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Beissel v. Pittsburgh and Lake Erie Railroad Co.

argued: June 18, 1986.

DONALD E. BEISSEL, APPELLANT
v.
THE PITTSBURGH AND LAKE ERIE RAILROAD COMPANY, A CORPORATION



On Appeal from the United States District Court for the Western District of Pennsylvania, (D.C. No. 84-858).

Author: Mansmann

Before: SEITZ, HUNTER and MANSMANN, Circuit Judges.

MANSMANN, Circuit Judge:

The plaintiff appeals from a jury verdict in favor of the defendant in this case filed pursuant to the Federal Employers' Liability Act ("FELA"), 45 U.S.C. §§ 51-60. The plaintiff, who allegedly suffered injuries in the course of his employment, challenges the trial court's refusal to submit to the jury a separate claim pursuant to the Safety Appliance Acts, 45 U.S.C. §§ 1-16, its refusal to instruct the jury on the doctrine of res ipsa loquitur, and its refusal to prohibit the testimony of a "surprise witness".

We find that the district court did not err in its rulings on the res ipsa loquitur charge or the testimony of the "surprise witness." We hold, however, that the district court did err when it refused to submit the Safety Appliance Acts claim to the jury. Accordingly, we will affirm the entry of judgment in favor of the defendant on the negligence claim but will remand the case for a new trial on the Safety Appliance Acts claim.

I.

The plaintiff allegedly sustained back injuries in the course of his employment when he slipped on the step of the defendant's 1969 Dodge van. The van had been converted for use on both the highway and on the rails. This conversion included the additions of extra wheels designed to fit on railroad tracks and of footboards or sill steps.

At the time of the accident, the plaintiff and Warren Mayfield, both employees of the defendant, were assigned to transport the high/rail vehicle by highway from Glassport to McKees Rocks. Pennsylvania. The two men had stopped at a convenience store and were returning to the van with coffee when the plaintiff was injured.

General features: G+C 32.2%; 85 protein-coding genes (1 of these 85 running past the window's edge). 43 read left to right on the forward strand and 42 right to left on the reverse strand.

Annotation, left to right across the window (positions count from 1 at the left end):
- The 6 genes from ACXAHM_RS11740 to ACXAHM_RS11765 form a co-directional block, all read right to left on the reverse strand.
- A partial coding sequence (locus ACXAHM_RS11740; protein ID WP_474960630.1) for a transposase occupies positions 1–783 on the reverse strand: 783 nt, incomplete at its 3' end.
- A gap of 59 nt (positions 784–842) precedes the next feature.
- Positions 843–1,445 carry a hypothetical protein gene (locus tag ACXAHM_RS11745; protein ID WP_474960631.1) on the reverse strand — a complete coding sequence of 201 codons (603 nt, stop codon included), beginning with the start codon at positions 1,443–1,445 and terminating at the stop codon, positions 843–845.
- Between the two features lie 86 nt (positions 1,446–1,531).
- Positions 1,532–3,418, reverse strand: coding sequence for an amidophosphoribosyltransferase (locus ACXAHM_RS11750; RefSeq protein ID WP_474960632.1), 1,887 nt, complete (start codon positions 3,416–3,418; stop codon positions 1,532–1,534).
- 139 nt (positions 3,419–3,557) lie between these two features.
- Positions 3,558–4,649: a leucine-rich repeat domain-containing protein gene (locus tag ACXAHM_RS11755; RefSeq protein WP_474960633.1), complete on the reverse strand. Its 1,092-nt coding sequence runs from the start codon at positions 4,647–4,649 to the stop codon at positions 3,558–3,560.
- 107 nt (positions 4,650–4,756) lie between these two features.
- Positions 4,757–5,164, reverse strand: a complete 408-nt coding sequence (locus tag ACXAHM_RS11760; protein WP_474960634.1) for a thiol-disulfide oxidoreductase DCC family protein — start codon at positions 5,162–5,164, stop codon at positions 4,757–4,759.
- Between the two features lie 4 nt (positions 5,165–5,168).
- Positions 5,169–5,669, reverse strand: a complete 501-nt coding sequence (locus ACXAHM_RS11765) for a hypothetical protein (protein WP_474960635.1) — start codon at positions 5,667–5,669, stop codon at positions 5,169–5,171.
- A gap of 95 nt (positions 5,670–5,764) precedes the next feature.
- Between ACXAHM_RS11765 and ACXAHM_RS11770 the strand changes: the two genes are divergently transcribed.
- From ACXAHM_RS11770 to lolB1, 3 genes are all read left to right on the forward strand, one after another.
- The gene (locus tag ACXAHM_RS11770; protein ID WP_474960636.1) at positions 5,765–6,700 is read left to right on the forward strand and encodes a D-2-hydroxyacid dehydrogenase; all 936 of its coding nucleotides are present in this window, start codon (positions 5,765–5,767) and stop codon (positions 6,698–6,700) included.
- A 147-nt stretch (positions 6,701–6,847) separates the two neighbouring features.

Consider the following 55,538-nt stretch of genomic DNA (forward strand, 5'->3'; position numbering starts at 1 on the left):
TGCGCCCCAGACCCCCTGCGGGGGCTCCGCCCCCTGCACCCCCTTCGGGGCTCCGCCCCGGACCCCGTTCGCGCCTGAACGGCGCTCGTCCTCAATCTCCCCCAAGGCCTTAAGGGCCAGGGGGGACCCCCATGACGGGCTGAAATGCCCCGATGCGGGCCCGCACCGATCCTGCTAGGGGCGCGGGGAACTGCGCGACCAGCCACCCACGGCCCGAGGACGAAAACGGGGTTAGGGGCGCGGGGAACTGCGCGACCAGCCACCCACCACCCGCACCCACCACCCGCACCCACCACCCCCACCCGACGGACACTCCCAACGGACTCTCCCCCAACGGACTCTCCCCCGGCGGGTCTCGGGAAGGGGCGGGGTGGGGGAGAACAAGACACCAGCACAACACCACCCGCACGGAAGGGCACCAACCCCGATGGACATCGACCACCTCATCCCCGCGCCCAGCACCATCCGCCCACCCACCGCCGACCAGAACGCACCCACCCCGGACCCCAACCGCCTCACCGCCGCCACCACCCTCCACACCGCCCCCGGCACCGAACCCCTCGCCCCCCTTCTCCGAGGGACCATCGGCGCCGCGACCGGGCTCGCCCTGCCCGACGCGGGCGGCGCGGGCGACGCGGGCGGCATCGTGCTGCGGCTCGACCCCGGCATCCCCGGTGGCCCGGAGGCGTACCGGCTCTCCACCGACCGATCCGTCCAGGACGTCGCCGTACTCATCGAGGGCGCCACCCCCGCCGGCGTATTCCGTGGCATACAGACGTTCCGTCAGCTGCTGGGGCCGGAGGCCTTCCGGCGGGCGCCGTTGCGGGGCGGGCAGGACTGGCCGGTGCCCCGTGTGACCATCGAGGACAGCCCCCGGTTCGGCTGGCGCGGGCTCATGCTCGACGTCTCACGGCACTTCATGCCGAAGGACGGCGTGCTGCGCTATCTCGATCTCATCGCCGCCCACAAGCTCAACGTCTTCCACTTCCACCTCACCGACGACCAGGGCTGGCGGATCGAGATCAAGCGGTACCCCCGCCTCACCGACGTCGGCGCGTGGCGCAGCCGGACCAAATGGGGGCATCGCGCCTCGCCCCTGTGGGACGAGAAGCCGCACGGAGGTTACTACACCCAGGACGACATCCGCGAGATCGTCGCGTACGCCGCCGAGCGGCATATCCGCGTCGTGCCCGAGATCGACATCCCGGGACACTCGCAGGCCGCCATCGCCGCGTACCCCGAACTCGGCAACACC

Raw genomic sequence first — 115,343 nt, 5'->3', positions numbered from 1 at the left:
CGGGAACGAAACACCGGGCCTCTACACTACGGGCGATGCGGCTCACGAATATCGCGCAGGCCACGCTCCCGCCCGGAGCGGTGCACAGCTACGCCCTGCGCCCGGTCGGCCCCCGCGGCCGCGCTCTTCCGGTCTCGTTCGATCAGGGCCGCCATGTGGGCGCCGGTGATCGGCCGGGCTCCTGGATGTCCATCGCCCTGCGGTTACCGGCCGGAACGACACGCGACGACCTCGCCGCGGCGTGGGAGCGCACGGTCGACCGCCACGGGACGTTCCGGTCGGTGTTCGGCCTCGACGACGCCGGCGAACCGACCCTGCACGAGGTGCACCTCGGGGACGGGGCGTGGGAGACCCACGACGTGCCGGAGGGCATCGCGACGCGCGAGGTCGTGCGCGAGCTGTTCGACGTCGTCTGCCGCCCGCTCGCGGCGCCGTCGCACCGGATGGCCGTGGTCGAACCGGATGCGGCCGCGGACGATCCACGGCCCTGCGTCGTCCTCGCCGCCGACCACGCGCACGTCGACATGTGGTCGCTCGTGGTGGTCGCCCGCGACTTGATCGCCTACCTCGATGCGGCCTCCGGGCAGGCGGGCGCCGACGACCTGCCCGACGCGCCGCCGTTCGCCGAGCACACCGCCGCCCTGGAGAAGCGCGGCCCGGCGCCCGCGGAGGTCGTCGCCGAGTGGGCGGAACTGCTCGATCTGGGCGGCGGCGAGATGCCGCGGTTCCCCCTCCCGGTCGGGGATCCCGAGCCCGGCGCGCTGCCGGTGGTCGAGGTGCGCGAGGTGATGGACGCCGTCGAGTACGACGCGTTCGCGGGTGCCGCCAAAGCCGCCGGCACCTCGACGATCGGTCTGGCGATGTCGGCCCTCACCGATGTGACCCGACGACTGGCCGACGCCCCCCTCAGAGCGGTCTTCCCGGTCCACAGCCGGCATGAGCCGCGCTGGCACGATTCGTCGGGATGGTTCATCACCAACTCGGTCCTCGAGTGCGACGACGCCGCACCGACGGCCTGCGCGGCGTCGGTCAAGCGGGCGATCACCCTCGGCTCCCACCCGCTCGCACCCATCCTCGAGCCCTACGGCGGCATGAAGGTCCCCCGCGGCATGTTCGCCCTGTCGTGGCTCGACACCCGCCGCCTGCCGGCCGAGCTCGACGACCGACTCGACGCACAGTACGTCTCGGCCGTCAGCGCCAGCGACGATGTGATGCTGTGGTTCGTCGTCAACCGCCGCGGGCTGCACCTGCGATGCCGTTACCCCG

Mr. Mayfield testified that, at the time of the accident, he was not looking at the plaintiff but was concentrating instead on his efforts to tear a hole in the lid of his coffee cup. The plaintiff testified that, having placed his cup of coffee on the shelf inside the van, he put his right foot on the sill step and his left foot on the step of the van. The plaintiff claims that the sill step then gave way and that he was injured in the resulting fall.

The plaintiff filed suit against the defendant pursuant to the FELA, alleging negligence and a violation of the Safety Appliance Acts. The trial judge refused to submit the Safety Appliance Acts claim to the jury, charging only on the negligence claim. The jury returned a verdict in favor of the defendant. The trial court denied the plaintiff's subsequent motions for a new trial and for judgment notwithstanding the verdict.

The plaintiff appeals alleging that the district court erred in refusing to send the plaintiff's Safety Appliance Acts claim to the jury, that the court improperly refused to charge the jury on the doctrine of res ipsa loquitur, and that the court erred in permitting a "surprise witness" to give prejudicial and irrelevant testimony.

II.

The trial court refused to submit to the jury the plaintiff's claim that the defendant should be found liable for the plaintiff's injuries because those injuries resulted from a violation of the Safety Appliance Acts ("Acts"). The plaintiff contends that the defendant violated a regulation issued pursuant to Section 11 of the Acts, 49 C.F.R. § 231.25(c), when it permitted its employees to use the multi-purpose vehicle equipped with a sill step which allegedly was not securely fastened.